The Golden Age of Dining

Pamela Brandt |
Food And Dining

Ah, the fabled “Golden Age.” Even back in ancient Greece, when Plato wrote of a time of prosperity and sensual abundance, the Golden Age was a bygone era. Yet another Greek historian suggested that “the Golden Age is before us, not behind us.”

 

In Miami, the Golden Age—or, at least, 7,000 square feet of it—is alive and well at Doré South Beach. This glittering new restaurant and lounge, connected to South Beach’s oceanfront Ritz-Carlton, is a feast for all the senses. Owner and Founder Pascal Cohen, along with his two co-founders—fellow Frenchmen and Operating Manager, Edmond Touboul, and Doré’s “First Ambassador” Nalle Grinda—offer a high-end concept that is distinctly Miami.

 

Doré South Beach occupies a space originally home to David Bouley’s Evolution, with design elements by renowned French architect Jacques Garcia. Garcia also designed for Jean-Louis and Gilbert Costes, French restaurateurs who provide big inspiration for Doré's founding team “We thought up the concept of Doré as three people who have been in love with and are daily customers of the Costes' restaurants,” Grinda says. “But Doré is not a duplication in Miami. With its Doré music label, its own Doré Catering department, high-end international cuisine, and affordable prices, Doré is a brand—a new statement in Miami.”

 

And a statement is it. With a name that means “golden,” you can bet on glitzy splendor around every corner. The expansive renovated space features stunning golden curtains and lavish floor-to-ceiling wall covers. While Garcia’s glamorous design elements remain intact—from sparkling jewel-toned mosaics to dramatically oversized Art Deco chandeliers—the ambience feels opulent without being overly stuffy.

 

“I love to watch people when they first walk in,” Executive Pastry Chef Kriss Velasco says. “Their jaws just drop.”

 

Executive Chef Jeff Pfeiffer escalates the sensory stimulation with artfully-plated dishes that delight diners’ taste buds. The menu features a sizable selection of creative small plates, assorted appetizers, and full entrées. But make no mistake—the food is not French. “We utilize classic French technique, but the food is international,” Pfeiffer emphasizes. “The menu is aimed at our audience, which, in Miami, is very much multicultural.”

 

That said, however, you won't find the any sliders or gimmicky sushi rolls. “I’m against clichés,” Pfeiffer says. “To please a wide variety of people, there are certain dishes you have to have on the menu. But you should take those dishes in a new direction.”

 

Case in point? Doré’s Caprese. “Our Caprese isn’t an Insalata Caprese. It’s actually a roasted tomato tart,” Pfeiffer explains. Topped with dairy-rich burratina (creamy-centered fresh mozzarella) and a tangle of royal-purple opal basil, this dish delivers all of a traditional Caprese salad's flavors with a concentrated, chef-driven twist. “It’s one of our most popular items so far,” Pfeiffer says.

 

Another hit is the Scallop Ceviche, featuring shellfish marinated for two hours in fresh lime juice—the traditional way—with authentic gazpacho Andaluz. The inventive twist combines two traditional preparations into one dish, the cool soup serving as an ingeniously soothing sauce for the bracing ceviche.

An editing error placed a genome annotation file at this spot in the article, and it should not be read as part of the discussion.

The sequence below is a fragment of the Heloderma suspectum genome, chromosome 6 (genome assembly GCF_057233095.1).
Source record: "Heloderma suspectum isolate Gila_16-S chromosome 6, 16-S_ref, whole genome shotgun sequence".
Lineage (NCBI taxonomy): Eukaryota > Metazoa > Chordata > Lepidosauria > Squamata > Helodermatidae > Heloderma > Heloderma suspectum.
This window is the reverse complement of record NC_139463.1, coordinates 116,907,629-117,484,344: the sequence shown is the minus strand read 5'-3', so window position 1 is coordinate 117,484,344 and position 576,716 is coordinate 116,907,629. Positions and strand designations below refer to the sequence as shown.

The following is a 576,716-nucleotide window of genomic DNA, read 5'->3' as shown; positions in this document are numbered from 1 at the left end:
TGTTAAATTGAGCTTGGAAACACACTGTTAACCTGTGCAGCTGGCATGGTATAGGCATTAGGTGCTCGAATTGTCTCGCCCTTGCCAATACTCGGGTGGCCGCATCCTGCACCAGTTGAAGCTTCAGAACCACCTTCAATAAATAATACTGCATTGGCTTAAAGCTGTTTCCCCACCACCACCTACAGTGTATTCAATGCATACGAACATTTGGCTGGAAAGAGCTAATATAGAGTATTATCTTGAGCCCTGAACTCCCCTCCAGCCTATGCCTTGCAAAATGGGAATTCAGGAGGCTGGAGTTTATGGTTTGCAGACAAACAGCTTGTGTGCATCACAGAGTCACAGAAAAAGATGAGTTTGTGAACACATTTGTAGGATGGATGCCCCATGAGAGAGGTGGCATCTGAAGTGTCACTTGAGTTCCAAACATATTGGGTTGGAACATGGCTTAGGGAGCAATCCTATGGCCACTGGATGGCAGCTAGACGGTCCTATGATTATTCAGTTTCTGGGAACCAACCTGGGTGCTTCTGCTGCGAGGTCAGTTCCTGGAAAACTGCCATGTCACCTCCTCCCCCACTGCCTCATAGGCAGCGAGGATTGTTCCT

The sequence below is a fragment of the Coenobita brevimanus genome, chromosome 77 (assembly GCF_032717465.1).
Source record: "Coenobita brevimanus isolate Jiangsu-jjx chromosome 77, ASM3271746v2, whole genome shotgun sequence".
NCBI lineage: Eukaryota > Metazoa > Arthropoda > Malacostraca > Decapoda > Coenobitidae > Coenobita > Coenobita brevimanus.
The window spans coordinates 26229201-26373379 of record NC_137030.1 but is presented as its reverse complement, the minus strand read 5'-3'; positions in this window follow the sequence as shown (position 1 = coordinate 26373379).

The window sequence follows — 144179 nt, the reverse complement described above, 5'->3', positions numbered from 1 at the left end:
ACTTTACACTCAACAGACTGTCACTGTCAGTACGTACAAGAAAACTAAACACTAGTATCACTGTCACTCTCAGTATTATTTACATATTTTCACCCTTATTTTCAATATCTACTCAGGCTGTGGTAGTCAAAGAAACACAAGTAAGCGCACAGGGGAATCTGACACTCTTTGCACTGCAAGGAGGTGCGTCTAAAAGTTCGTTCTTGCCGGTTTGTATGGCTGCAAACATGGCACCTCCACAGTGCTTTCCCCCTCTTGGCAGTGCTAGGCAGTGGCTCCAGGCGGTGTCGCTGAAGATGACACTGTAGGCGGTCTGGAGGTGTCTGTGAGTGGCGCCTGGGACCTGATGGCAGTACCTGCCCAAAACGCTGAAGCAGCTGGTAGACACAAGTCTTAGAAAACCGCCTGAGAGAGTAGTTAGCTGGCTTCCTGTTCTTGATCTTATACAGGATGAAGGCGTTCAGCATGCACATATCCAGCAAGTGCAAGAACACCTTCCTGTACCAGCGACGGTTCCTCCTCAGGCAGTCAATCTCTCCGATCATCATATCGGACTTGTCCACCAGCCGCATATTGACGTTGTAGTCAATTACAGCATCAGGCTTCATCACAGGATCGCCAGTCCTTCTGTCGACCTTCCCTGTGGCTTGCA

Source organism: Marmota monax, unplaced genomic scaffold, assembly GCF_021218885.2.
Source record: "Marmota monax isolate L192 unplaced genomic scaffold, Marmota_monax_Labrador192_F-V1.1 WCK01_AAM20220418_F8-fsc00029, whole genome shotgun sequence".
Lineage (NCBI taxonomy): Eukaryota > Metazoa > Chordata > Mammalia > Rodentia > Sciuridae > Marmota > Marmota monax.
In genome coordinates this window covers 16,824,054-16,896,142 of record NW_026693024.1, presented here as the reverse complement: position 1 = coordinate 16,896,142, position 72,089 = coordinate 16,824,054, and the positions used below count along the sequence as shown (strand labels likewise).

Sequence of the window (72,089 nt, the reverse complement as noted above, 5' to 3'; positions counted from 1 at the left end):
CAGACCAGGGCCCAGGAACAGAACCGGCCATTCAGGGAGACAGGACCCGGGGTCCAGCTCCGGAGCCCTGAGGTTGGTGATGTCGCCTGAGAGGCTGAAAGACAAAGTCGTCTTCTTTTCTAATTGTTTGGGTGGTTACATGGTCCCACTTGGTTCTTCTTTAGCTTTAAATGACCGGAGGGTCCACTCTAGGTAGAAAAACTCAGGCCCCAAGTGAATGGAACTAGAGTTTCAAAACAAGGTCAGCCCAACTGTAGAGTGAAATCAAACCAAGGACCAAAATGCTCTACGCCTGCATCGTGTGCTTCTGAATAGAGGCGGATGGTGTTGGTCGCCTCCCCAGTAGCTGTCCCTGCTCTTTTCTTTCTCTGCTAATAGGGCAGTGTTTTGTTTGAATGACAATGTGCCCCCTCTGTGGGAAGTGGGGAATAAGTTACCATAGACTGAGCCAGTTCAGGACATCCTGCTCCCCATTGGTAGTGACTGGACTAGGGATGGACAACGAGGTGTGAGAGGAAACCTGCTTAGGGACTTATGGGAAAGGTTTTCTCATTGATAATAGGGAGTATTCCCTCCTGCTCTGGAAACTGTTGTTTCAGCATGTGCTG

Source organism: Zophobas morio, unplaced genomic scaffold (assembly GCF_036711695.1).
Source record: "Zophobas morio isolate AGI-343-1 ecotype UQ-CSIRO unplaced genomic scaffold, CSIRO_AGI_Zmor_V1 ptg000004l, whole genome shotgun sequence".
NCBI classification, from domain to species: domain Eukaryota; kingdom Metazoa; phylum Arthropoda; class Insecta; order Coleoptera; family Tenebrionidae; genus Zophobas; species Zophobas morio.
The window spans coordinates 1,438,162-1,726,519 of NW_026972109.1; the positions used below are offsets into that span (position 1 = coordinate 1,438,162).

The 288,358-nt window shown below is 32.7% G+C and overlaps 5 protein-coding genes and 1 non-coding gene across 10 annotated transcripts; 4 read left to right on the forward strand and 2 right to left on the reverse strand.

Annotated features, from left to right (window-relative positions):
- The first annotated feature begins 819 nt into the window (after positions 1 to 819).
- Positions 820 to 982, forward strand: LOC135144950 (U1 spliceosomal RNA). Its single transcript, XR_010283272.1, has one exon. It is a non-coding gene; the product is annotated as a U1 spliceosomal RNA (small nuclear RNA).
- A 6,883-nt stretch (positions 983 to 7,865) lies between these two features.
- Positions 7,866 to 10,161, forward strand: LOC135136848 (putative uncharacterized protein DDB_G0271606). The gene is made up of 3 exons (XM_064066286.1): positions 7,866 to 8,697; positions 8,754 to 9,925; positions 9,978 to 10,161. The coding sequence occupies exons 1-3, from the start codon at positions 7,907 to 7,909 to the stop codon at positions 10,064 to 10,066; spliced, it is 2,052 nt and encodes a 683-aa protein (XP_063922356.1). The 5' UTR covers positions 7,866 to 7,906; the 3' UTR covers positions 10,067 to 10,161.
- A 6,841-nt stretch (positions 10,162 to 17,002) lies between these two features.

For appetizers, Pfeiffer creates a splendid Duck Bresaola, in which he layers slices of sumptuous house-cured duck atop savory Parmesan sablés. Garnished with spiced fig jam, dots of Port wine reduction, balsamic caramel drizzles, and fruity Chilean extra virgin olive oil, the result is a dish meant to be eaten deliberately, savoring every bite.

 

Arguably even more sensual are Pastry Chef Kriss Velasco’s desserts, combining classic French technique with wild imagination. Among her most astonishing creations so far is the Poire Belle Helene. Velasco reinterprets the dessert—traditionally a poached-pear sundae with vanilla ice cream and chocolate syrup—with caramel-poached pear slices fanned out below a gilded, ornamental chocolate-almond ball. Upon pouring chocolate sauce over the construction, the golden shell melts to reveal silky homemade ice cream. The whole ensemble is a work of art, one that might even be described as other-worldly. “We call Kriss the extraterrestrial,” Grinda says, laughing.

 

When it comes to drinks, Beverage Manager/Mixologist Piotr Wolny considers his cocktails “conversations” between guest and mixologist. The Bell Noir (his vodka-based elixir of citrus, sweet peppers, and jalepeños muddled with fresh pomegranate syrup) is beautifully balanced exactly as it is. Yet, Wolny would rather customize it to each guest's preference. Do you favor sweet or sour? Do you like heat? Just how spicy? In terms of personalized VIP service, that's hard to beat.

 

Naturally, as any trendy “resto-lounge” goes, there is also auditory stimulation via a live DJ. But at Doré, that doesn’t equate to hearing loss. “We basically draw two crowds nightly,” Grinda explains. “Those who reserve tables from 7-9pm tend to appreciate sophisticated dinner conversation. From about 10:30pm on, our ambience shifts to more of a lounge-y scene.” What's more, Doré has four uniquely-defined dining areas, each with its own volume control: the grand main room; a smaller private room; a casual bar area; and the comfy rotunda.

 

The one sensory effect Doré’s founding partners eschew is the weight of cost. A burden on the wallet is exactly what one would expect for such an elegant and upscale evening. Yet, Owner Pascal Cohen sums it up this way: “Doré has a strong DNA and is setting a new standard in Miami Beach: great food; great experience; affordable bill.”

 

There's no doubt—for such a remarkable and charming space that so aptly captures the essence of Miami Beach, Doré South Beach is worth its weight in gold.